Tesla Inc. chose a Texas site for the electric-car maker’s second US auto factory and production base for Cybertruck, the model Elon Musk will aim at Detroit’s loyal pickup buyers.
The company will build the plant near the city of Austin, Musk said during Tesla’s second-quarter earnings webcast Wednesday. The carmaker has for months been scouting locations for a facility that will produce the Cybertruck, Semi and Roadster, all of which are still in development, and the Model Y crossover for customers on the East Coast.
Tesla said in early June that the company had narrowed its focus on locations in the Lone Star State and in Tulsa, Oklahoma. The carmaker told local officials in the Austin area that it wanted to start construction in the third quarter of this year on a 4 million to 5 million-square-foot plant that will employ 5,000 workers.
“Texas has the best workforce in the nation and we’ve built an economic environment that allows companies like Tesla to innovate and succeed," Governor Greg Abbott said in an emailed statement. Tesla will invest more than $1 billion, he said.
The facility will become Tesla’s fourth for vehicle assembly. The company bought its first factory in Fremont, California, from Toyota Motor Corp. in the wake of the global financial crisis for just $42 million. It started making Model 3 sedans on the outskirts of Shanghai early this year and is planning to begin output of vehicles near Berlin next year.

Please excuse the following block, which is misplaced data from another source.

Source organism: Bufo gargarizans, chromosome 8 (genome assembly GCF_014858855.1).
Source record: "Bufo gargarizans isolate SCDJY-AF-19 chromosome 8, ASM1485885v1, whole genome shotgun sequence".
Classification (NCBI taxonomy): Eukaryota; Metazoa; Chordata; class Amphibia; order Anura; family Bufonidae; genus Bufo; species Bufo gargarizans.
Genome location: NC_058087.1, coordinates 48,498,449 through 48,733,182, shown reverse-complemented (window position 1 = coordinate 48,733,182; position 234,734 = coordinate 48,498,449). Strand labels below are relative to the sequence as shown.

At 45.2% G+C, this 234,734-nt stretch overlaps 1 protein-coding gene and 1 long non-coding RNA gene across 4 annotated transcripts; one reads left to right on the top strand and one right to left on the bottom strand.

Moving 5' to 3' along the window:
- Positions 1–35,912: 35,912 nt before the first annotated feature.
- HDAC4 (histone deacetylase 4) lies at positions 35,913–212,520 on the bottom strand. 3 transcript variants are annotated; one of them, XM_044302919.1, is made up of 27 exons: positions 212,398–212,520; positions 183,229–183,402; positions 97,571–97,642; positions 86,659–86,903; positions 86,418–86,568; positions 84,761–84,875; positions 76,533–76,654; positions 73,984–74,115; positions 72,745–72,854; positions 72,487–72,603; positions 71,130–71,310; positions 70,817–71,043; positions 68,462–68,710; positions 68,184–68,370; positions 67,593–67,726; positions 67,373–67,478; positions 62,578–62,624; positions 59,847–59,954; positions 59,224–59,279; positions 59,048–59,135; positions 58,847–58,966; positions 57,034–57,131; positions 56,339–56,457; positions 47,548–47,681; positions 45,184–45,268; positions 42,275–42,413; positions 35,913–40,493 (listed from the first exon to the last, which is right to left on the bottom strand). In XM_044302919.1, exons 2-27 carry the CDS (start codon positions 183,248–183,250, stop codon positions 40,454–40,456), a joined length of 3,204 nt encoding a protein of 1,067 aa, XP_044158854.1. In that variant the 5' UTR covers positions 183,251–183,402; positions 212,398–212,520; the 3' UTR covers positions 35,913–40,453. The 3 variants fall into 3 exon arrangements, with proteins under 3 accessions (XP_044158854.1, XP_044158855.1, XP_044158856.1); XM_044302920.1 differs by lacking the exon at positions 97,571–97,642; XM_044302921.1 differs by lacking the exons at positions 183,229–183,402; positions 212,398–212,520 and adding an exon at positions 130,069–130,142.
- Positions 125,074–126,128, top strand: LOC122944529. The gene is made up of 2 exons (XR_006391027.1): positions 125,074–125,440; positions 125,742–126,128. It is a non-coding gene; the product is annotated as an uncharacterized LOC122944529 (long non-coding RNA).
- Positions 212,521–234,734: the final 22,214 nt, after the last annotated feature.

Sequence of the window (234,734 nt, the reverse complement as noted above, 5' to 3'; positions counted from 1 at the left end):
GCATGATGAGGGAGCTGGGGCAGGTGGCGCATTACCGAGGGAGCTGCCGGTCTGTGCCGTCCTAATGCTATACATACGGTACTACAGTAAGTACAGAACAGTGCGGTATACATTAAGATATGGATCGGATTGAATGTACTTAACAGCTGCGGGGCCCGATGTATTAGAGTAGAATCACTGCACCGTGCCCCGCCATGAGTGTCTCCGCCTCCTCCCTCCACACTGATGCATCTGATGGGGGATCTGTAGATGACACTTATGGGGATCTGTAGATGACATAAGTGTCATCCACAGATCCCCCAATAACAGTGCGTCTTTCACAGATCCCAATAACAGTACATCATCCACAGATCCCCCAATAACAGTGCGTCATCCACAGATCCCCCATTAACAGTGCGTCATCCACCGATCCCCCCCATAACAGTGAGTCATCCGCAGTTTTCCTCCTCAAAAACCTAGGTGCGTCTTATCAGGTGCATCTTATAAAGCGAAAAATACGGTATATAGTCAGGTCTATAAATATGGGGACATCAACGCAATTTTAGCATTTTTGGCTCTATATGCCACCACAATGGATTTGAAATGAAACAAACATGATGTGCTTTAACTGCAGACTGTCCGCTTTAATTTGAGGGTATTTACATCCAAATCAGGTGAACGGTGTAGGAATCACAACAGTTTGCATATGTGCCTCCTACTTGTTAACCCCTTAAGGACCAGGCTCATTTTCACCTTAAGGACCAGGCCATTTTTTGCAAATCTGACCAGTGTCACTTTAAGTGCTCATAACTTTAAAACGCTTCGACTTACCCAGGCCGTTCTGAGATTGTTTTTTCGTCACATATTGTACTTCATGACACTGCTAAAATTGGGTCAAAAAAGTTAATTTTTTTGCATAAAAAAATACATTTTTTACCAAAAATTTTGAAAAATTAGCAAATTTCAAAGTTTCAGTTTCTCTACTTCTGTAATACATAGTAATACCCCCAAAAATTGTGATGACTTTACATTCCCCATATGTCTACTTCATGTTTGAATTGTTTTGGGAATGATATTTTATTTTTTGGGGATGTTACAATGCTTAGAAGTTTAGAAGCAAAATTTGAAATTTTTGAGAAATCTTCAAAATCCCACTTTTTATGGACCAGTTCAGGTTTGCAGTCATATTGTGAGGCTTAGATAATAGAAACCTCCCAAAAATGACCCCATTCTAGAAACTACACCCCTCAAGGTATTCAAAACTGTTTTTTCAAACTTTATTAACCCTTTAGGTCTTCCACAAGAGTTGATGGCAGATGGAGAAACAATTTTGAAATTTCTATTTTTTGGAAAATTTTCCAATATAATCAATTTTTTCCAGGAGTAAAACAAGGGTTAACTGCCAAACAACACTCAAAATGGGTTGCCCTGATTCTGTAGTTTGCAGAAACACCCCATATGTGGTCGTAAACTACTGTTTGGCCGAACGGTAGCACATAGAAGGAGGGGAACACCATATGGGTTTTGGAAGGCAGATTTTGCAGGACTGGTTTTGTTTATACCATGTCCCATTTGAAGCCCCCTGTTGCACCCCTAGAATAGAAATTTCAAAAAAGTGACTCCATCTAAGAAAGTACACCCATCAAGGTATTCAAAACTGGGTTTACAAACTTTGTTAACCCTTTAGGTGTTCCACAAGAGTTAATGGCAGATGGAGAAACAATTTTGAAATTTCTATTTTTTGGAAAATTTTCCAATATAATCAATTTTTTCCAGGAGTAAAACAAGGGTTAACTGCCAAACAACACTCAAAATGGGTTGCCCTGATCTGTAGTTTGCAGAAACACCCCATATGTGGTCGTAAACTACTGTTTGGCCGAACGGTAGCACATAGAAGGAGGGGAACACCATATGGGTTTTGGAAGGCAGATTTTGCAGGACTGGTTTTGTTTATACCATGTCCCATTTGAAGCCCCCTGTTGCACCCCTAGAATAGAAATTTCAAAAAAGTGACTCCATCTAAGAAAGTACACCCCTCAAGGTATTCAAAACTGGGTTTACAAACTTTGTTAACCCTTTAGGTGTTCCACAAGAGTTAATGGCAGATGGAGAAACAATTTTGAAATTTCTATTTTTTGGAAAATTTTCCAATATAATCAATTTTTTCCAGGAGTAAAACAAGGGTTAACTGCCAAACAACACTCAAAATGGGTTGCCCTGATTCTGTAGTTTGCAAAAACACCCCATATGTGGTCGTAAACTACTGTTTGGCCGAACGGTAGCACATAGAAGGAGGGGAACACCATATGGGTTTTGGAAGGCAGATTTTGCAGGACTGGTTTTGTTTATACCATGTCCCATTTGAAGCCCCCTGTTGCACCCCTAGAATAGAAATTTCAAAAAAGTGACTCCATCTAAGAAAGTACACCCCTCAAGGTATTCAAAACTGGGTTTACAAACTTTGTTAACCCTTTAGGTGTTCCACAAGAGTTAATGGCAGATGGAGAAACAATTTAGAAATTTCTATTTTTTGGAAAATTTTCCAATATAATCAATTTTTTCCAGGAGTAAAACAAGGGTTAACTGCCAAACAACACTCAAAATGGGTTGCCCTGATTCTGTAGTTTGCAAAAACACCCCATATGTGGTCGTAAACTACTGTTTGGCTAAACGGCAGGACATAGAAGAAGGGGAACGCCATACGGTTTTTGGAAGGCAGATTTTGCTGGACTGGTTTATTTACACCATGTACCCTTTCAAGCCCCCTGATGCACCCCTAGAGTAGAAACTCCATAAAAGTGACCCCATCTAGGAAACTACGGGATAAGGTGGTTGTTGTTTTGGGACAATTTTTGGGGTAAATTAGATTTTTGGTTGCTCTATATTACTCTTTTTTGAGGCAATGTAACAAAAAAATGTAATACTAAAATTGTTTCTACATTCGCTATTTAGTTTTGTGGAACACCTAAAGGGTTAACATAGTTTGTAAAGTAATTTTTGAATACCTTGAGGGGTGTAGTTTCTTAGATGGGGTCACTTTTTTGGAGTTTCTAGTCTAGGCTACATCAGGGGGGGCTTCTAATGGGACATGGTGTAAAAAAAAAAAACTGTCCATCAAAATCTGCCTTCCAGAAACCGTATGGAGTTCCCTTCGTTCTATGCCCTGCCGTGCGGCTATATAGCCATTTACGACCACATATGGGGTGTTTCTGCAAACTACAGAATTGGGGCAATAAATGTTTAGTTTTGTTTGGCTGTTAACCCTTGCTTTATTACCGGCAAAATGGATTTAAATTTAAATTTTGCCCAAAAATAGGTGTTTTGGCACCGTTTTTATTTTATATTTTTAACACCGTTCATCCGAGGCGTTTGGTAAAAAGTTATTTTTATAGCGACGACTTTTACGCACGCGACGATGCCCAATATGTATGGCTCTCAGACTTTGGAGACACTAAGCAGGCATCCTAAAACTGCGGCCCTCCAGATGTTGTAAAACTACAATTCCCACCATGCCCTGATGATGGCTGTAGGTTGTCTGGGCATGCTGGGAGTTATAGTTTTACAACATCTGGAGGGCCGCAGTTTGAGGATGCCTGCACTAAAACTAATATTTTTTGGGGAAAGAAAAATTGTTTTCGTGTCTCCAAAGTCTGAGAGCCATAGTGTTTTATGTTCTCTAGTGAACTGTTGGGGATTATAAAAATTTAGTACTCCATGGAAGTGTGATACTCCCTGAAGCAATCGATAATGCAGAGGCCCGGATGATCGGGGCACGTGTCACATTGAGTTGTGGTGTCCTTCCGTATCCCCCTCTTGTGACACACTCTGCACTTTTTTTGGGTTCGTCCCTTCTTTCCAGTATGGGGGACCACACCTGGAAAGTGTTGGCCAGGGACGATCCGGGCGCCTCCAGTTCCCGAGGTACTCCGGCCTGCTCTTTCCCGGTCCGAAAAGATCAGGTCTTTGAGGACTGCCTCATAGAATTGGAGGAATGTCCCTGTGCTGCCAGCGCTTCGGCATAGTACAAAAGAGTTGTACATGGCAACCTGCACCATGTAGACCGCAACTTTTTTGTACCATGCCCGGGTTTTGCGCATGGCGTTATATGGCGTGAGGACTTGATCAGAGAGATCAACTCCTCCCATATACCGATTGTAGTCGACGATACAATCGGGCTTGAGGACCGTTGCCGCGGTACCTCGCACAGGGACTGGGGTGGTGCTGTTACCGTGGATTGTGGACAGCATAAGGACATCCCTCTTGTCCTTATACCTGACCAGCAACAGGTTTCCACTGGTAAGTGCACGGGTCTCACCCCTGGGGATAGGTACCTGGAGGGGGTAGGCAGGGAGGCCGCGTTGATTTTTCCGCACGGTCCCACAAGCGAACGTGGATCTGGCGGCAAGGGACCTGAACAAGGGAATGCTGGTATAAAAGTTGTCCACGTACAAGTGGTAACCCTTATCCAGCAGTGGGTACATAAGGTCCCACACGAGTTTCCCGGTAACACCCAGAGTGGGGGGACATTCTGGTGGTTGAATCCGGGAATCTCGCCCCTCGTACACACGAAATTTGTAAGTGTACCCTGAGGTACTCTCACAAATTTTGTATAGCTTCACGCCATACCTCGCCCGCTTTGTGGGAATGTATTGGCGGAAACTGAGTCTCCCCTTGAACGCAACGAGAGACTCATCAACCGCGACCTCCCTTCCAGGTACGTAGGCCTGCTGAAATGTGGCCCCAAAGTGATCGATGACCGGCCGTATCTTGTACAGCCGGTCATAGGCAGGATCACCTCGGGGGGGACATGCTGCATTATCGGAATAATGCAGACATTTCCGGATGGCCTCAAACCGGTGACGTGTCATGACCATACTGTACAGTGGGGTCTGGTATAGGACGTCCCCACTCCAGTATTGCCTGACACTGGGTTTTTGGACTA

(Also read: Elon Musk hints next Tesla gigafactory will be in ‘Asia, outside China’)
Tesla unveiled a Cybertruck prototype in November, with Musk pitching it as a radically different take on a type of vehicle Ford Motor Co., General Motors Co. and Fiat Chrysler Automobiles NV count on for much of their profits. The demonstration of what were supposed to be shatterproof glass windows didn’t go as planned but still managed to generate enormous publicity.
Musk’s declaration that Tesla would build the plant led cities and states across the country to make competing offers to support the project. The move was reminiscent of the company’s 2014 announcement that it planned to build a massive battery factory. The carmaker chose Nevada after the state offered $1.3 billion of incentives.
(Also read: How Tesla defined a new era for the global auto industry)
The search for the Cybertruck plant began before Musk threatened to move Tesla’s headquarters and future programs to Texas or Nevada after a California county blocked the carmaker from reopening its Fremont factory in the midst of the coronavirus pandemic. Days after his outburst, the company defied county health officials and restarted production.
On Wednesday, Musk said Tesla will continue to grow in California.
This story has been published from a wire agency feed without modifications to the text. Only the headline has been changed.